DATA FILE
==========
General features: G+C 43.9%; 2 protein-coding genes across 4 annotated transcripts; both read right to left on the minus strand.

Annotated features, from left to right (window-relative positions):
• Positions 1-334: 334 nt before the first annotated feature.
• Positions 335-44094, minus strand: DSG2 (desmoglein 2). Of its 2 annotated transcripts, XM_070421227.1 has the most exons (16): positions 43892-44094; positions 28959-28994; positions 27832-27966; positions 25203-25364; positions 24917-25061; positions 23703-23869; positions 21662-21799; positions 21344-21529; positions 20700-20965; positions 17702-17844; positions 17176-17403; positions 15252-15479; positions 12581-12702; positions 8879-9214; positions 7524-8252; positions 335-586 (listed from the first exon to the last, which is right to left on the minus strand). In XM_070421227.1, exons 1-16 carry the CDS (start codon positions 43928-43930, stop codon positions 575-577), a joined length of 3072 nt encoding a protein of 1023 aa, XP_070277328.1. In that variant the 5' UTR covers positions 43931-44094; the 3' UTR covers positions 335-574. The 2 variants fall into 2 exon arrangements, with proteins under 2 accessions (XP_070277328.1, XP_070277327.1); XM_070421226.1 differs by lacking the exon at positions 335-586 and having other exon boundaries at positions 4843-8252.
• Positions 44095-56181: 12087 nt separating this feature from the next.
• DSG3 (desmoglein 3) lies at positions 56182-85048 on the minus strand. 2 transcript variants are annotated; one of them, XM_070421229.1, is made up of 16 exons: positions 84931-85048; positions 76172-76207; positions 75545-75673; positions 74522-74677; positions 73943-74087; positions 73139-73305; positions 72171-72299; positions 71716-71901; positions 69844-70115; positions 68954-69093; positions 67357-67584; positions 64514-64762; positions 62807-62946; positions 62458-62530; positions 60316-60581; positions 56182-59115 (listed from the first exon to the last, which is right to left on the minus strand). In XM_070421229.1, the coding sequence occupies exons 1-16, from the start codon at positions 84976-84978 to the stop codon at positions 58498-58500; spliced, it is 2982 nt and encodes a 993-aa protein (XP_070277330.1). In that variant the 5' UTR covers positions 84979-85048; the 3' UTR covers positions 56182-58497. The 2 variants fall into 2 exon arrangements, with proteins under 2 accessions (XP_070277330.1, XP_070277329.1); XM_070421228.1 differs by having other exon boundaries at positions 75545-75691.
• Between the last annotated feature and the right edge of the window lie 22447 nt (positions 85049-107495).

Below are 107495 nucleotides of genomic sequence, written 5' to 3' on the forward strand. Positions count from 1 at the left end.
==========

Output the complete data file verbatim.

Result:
General features: G+C 43.9%; 2 protein-coding genes across 4 annotated transcripts; both read right to left on the minus strand.

Annotated features, from left to right (window-relative positions):
• Positions 1-334: 334 nt before the first annotated feature.
• Positions 335-44094, minus strand: DSG2 (desmoglein 2). Of its 2 annotated transcripts, XM_070421227.1 has the most exons (16): positions 43892-44094; positions 28959-28994; positions 27832-27966; positions 25203-25364; positions 24917-25061; positions 23703-23869; positions 21662-21799; positions 21344-21529; positions 20700-20965; positions 17702-17844; positions 17176-17403; positions 15252-15479; positions 12581-12702; positions 8879-9214; positions 7524-8252; positions 335-586 (listed from the first exon to the last, which is right to left on the minus strand). In XM_070421227.1, exons 1-16 carry the CDS (start codon positions 43928-43930, stop codon positions 575-577), a joined length of 3072 nt encoding a protein of 1023 aa, XP_070277328.1. In that variant the 5' UTR covers positions 43931-44094; the 3' UTR covers positions 335-574. The 2 variants fall into 2 exon arrangements, with proteins under 2 accessions (XP_070277328.1, XP_070277327.1); XM_070421226.1 differs by lacking the exon at positions 335-586 and having other exon boundaries at positions 4843-8252.
• Positions 44095-56181: 12087 nt separating this feature from the next.
• DSG3 (desmoglein 3) lies at positions 56182-85048 on the minus strand. 2 transcript variants are annotated; one of them, XM_070421229.1, is made up of 16 exons: positions 84931-85048; positions 76172-76207; positions 75545-75673; positions 74522-74677; positions 73943-74087; positions 73139-73305; positions 72171-72299; positions 71716-71901; positions 69844-70115; positions 68954-69093; positions 67357-67584; positions 64514-64762; positions 62807-62946; positions 62458-62530; positions 60316-60581; positions 56182-59115 (listed from the first exon to the last, which is right to left on the minus strand). In XM_070421229.1, the coding sequence occupies exons 1-16, from the start codon at positions 84976-84978 to the stop codon at positions 58498-58500; spliced, it is 2982 nt and encodes a 993-aa protein (XP_070277330.1). In that variant the 5' UTR covers positions 84979-85048; the 3' UTR covers positions 56182-58497. The 2 variants fall into 2 exon arrangements, with proteins under 2 accessions (XP_070277330.1, XP_070277329.1); XM_070421228.1 differs by having other exon boundaries at positions 75545-75691.
• Between the last annotated feature and the right edge of the window lie 22447 nt (positions 85049-107495).

Below are 107495 nucleotides of genomic sequence, written 5' to 3' on the forward strand. Positions count from 1 at the left end.